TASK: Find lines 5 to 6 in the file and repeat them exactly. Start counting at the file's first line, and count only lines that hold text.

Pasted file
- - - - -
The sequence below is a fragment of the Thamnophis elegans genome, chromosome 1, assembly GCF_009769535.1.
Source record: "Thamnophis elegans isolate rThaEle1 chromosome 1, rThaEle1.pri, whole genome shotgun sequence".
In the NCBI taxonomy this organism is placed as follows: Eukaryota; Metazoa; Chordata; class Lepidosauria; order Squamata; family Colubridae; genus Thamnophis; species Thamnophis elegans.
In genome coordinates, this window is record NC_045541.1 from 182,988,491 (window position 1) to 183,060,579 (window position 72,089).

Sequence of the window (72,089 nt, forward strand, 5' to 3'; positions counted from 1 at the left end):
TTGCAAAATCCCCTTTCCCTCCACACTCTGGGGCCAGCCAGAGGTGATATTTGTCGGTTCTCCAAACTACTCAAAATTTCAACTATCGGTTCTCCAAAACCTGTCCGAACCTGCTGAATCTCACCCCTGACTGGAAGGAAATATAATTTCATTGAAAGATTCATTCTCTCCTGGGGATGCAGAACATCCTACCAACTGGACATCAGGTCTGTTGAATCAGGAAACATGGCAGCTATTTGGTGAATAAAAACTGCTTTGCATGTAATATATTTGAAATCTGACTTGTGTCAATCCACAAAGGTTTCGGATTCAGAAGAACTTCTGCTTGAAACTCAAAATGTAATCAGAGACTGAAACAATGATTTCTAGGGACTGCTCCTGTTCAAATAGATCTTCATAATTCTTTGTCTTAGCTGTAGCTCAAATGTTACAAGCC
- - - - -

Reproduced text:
Sequence of the window (72,089 nt, forward strand, 5' to 3'; positions counted from 1 at the left end):
TTGCAAAATCCCCTTTCCCTCCACACTCTGGGGCCAGCCAGAGGTGATATTTGTCGGTTCTCCAAACTACTCAAAATTTCAACTATCGGTTCTCCAAAACCTGTCCGAACCTGCTGAATCTCACCCCTGACTGGAAGGAAATATAATTTCATTGAAAGATTCATTCTCTCCTGGGGATGCAGAACATCCTACCAACTGGACATCAGGTCTGTTGAATCAGGAAACATGGCAGCTATTTGGTGAATAAAAACTGCTTTGCATGTAATATATTTGAAATCTGACTTGTGTCAATCCACAAAGGTTTCGGATTCAGAAGAACTTCTGCTTGAAACTCAAAATGTAATCAGAGACTGAAACAATGATTTCTAGGGACTGCTCCTGTTCAAATAGATCTTCATAATTCTTTGTCTTAGCTGTAGCTCAAATGTTACAAGCC